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Strike at major French newspaper ends as far-right editor enters position

PARIS, France – Journalists at France’s sole dedicated Sunday newspaper announced Tuesday that they were halting one of the longest strikes in the recent history of French media, on the day a controversial editor aligned with the far right took up his post as editor-in-chief.

Journal du Dimanche (JDD) staff said they were throwing in the towel, aware that their decision would mean that they would either have to leave the paper or work under its new leadership.

The strike that started June 22 over the appointment of Geoffroy Lejeune, 34, as new editor-in-chief has caused the influential weekly to not publish six consecutive issues.

The SDJ, the journalists’ association of the JDD, said that an agreement was reached with the paper’s owners, the media arm of French conglomerate Lagardere Group, for the strike to end.

The union acknowledged staff “would not have won” a prolonged standoff with Lagardere.

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Lejeune was until recently editor of the far-right weekly Valeurs Actuelles and endorsed far-right media commentator Eric Zemmour during his campaign for the presidency last year.

French journalist Geoffroy Lejeune poses during a photo session in Paris on September 28, 2020. (Joel Saget/AFP)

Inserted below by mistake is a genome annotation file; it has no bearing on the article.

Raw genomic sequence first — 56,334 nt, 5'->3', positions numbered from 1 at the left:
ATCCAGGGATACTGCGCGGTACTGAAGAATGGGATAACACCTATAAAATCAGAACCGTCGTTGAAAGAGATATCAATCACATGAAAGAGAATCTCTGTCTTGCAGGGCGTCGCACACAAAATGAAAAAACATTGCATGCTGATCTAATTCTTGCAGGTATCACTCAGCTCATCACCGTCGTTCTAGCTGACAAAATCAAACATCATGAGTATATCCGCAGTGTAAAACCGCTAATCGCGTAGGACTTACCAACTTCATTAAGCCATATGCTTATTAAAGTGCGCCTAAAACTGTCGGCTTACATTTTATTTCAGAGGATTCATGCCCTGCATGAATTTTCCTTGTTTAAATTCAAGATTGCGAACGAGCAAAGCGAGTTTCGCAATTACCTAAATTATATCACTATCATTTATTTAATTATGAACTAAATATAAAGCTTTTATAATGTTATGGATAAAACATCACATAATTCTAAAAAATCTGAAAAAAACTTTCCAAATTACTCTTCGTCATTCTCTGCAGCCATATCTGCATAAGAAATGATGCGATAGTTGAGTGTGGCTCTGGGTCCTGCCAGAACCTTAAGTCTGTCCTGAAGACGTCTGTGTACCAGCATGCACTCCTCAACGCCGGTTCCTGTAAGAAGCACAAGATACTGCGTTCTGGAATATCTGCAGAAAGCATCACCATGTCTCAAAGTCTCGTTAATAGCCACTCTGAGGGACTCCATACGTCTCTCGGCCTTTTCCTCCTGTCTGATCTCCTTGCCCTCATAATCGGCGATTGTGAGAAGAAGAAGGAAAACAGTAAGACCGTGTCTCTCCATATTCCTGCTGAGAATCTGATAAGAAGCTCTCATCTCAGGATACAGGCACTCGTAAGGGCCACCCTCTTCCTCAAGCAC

“Today, Geoffroy Lejeune is taking up his post. He will walk into an empty newsroom. Dozens of journalists are refusing to work with him and must leave the JDD,” the SDJ said.

“In the next hours, we will be confronted with a painful dilemma – to stay or to go,” the organization added.

Lejeune, who is close to several senior far-right political figures, “expresses ideas that are the opposite of the values that the JDD has carried over the last 75 years,” the paper’s union of journalists said in a statement.

Paris-based press freedom group Reporters Without Borders has said the action – which lasted 40 days – was the longest strike in French media since a 28-month strike by staff of the Le Parisien daily that began in 1975.

Lagardere said in a statement that the JDD’s website would return on Tuesday as will the print edition starting mid-August.

“The agreement also provides… support measures for journalists who wish to leave the editorial staff,” the SDJ announced.

The controversy erupted while conservative billionaire Vincent Bollore was in the midst of acquiring Lagardere Group, which also owns Paris Match magazine and Europe 1 radio, after a successful takeover bid.

Bollore, a conservative Catholic from northwest France, has been gradually expanding his empire to take in TV channels and now print media.

After acquiring news channel iTele, he provoked a record strike of 31 days in 2016, gutted most of the staff and turned it into a conservative platform dubbed “France’s Fox News” by critics.

The JDD, which has weekly sales of around 140,000, has in recent years toed a centrist line and been seen as generally sympathetic to the government of French President Emmanuel Macron.

Racism scandal

Lejeune helped raise the profile of Valeurs Actuelles through provocative headlines and caustic attacks on the country’s politicians and intellectuals.

In 2019, around 400 academics criticized the publication in a joint letter after a vicious and highly personal diatribe against Benjamin Stora, a renowned Jewish historian of French colonial history who viewed the article as antisemitic.

The magazine has also repeatedly targeted Jewish financier George Soros, calling him the “billionaire plotting against France” in a 2018 frontpage headline.

In 2021, the publication was found guilty of racist hate speech after it published a fictional story and cartoons depicting one of the country’s most prominent black MPs as a nude slave in chains and an iron collar.